Wounded Veterans Capture Precious Memories with their Daughters
SAN ANTONIO, March 10, 2016 /PRNewswire-USNewswire/ -- Little girls grow up so fast and fathers rarely have an opportunity to enter the world of princesses, crafts, and make believe. For military dads especially, a single casual evening can be a rare commodity in itself. It was no surprise when injured veteran dads accepted the invitation from Wounded Warrior Project® (WWP) to make memories and escort their little princesses to the 'Tuxes and Tiaras' daddy and daughter dance.
Organized by Lifetime Fitness exclusively for its members and WWP Alumni, 63 Wounded Warrior Project® (WWP) Alumni and their daughters attended this annual occasion. The WWP Alumni program is one of 20 direct programs and services offered free of charge to wounded service members, their caregivers, and families. For WWP, there is a distinct difference between members and Alumni; the term Alumni indicates a mutually shared experience and identifies your earned place in an organization.
The Alumni program creates support through shared experiences and brings injured veterans together to build camaraderie. By bonding through events and programs, wounded veterans learn they are not alone.
"I wanted to take my daughter to the dance, especially since her mother is currently stationed in Korea," Mark Foriska, WWP Alumnus said. "It was a great opportunity for my daughter and me to spend some time together."
The dance is held to celebrate the bond between a girl and her father and the importance of this relationship. For young girls, fathers can set the standards for future relationships and expectations as girls grow into women.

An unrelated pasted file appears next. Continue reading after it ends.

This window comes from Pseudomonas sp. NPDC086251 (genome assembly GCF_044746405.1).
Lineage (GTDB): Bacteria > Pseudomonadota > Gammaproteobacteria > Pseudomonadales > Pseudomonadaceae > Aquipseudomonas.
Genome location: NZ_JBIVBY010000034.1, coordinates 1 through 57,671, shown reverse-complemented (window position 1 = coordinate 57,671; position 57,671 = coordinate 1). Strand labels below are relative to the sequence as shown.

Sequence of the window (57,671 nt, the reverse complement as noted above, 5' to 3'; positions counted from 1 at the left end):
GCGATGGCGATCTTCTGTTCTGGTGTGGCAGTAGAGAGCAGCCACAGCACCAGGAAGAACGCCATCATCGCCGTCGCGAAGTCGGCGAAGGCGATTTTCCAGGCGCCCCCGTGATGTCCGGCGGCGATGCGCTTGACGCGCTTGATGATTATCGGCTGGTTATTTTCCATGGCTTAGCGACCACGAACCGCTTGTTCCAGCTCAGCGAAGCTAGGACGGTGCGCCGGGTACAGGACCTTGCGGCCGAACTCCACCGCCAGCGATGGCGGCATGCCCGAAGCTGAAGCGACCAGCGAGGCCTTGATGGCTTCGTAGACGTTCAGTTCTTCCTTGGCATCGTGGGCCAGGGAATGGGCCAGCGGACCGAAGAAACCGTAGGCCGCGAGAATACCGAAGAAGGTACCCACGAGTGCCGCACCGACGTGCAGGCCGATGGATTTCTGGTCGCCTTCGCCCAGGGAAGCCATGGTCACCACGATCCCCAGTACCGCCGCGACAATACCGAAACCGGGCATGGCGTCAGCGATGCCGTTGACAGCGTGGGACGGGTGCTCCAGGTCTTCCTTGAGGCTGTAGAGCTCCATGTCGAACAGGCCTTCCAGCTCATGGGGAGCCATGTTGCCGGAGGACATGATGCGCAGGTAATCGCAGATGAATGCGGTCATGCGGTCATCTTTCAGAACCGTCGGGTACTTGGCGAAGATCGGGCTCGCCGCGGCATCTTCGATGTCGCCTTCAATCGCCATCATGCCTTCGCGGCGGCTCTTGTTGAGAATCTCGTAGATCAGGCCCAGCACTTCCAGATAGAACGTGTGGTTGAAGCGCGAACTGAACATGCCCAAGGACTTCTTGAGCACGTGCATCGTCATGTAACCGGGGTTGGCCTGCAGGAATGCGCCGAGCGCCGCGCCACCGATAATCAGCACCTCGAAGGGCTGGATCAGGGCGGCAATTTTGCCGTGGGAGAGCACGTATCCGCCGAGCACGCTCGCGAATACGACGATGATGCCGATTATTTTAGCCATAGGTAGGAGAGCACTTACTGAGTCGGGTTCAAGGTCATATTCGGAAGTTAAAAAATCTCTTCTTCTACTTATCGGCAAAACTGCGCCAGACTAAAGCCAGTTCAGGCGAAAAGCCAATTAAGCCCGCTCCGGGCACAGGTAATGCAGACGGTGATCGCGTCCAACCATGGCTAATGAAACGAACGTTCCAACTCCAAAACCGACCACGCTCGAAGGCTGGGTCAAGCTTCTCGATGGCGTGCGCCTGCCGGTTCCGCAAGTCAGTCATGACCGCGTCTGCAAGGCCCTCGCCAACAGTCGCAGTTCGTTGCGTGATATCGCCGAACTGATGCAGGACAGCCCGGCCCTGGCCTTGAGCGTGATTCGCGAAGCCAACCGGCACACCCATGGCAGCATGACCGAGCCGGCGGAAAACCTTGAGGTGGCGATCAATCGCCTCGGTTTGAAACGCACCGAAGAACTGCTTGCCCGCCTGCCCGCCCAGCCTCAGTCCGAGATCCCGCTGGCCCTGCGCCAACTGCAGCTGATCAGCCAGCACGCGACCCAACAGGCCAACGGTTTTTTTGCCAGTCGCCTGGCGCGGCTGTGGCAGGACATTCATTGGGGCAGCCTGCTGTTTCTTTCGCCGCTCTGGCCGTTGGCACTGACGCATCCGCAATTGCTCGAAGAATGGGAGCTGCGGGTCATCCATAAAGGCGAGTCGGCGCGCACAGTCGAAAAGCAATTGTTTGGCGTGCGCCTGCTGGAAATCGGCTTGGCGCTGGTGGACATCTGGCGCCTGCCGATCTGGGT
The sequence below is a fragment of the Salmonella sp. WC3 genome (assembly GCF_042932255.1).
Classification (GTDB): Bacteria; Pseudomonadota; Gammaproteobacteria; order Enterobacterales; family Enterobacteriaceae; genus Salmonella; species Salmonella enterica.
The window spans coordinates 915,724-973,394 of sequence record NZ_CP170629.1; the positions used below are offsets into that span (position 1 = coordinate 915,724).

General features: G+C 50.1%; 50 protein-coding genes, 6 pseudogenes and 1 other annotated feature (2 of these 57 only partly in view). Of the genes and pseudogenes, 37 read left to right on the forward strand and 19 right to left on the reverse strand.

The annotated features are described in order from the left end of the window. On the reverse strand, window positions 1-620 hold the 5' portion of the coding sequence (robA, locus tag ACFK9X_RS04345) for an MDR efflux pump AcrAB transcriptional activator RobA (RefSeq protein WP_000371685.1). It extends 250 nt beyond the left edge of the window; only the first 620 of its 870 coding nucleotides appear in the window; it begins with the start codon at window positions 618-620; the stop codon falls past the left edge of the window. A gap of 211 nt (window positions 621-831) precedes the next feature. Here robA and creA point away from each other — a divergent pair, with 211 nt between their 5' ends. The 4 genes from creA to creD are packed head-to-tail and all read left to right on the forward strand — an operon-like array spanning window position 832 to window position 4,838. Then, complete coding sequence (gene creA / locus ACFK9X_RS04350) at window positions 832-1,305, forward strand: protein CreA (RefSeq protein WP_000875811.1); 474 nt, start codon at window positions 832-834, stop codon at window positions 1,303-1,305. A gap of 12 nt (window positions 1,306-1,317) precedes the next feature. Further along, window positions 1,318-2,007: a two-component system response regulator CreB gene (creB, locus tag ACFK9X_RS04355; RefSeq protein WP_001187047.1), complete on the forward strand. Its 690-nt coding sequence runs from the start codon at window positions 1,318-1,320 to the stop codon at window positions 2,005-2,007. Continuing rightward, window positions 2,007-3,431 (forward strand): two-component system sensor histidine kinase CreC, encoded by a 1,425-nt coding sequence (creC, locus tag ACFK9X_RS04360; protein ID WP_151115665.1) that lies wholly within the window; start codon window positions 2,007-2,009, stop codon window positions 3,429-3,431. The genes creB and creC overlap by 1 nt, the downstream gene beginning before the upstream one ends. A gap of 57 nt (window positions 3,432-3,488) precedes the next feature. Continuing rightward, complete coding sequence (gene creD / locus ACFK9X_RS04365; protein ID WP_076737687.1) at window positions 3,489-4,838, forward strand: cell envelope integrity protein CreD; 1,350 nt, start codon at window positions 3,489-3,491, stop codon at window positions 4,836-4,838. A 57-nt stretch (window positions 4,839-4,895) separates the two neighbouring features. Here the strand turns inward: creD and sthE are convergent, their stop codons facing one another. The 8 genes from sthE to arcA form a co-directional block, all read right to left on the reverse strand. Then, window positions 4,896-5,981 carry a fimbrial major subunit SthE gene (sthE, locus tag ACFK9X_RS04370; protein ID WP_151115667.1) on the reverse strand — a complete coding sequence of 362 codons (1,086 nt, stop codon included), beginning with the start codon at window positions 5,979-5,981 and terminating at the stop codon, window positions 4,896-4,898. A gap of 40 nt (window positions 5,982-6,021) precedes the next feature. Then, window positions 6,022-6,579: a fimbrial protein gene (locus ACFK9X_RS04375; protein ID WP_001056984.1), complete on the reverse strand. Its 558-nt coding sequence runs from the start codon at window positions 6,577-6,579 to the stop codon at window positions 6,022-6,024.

"She loved that I took her dress shopping, shoe shopping, jewelry shopping, and had her hair done for the event. The whole evening was special to the both of us and we were able to spend time that normally does not happen together without any distractions," Mark said.
It was truly a little girl's paradise with arts and crafts, games, dancing, and a chance to capture the special evening together with unique props and photo booths. Wounded veterans and their daughters shared a formal dinner and activity filled night to make memories that will last a lifetime.
Mark said he enjoyed the time to focus just on his daughter and them being together. The dance offered him an opportunity to show her what it's like to be treated like a lady and not a little girl.
"Since my daughter has a younger brother who spends a lot of time with me, she can sometimes feel neglected," Mark said. "I wish this event would happen more than once a year, at the end of the night she cried, and said that she was so glad that I got to spend this time with me."
Currently, more than 100,000 wounded service members, their family members, and caregivers receive support each year through free WWP programs and services encompassing pillars of body, mind, economic empowerment, and engagement.
WWP's Combat Stress Recovery Program (CSRP) is one of those programs and addresses the mental health and cognitive needs of warriors returning from war. CSRP provides military rehabilitation services at key stages during a warrior's readjustment process to helps wounded veterans and their families maintain healthy, meaningful relationships while pursuing life goals, free from the barriers or stigmas associated with mental health issues. In January 2016 alone, 2,157 warriors received care through WWP's mind pillar, which includes CSRP. To learn more about CSRP, please visit woundedwarriorproject.org/programs/combat-stress-recovery-program.
About Wounded Warrior Project
The mission of Wounded Warrior Project® (WWP) is to honor and empower Wounded Warriors. WWP's purpose is to raise awareness and to enlist the public's aid for the needs of injured service members, to help injured servicemen and women aid and assist each other, and to provide unique, direct programs and services to meet their needs. WWP is a national, nonpartisan organization headquartered in Jacksonville, Florida. To get involved and learn more, visit woundedwarriorproject.org.
SOURCE Wounded Warrior Project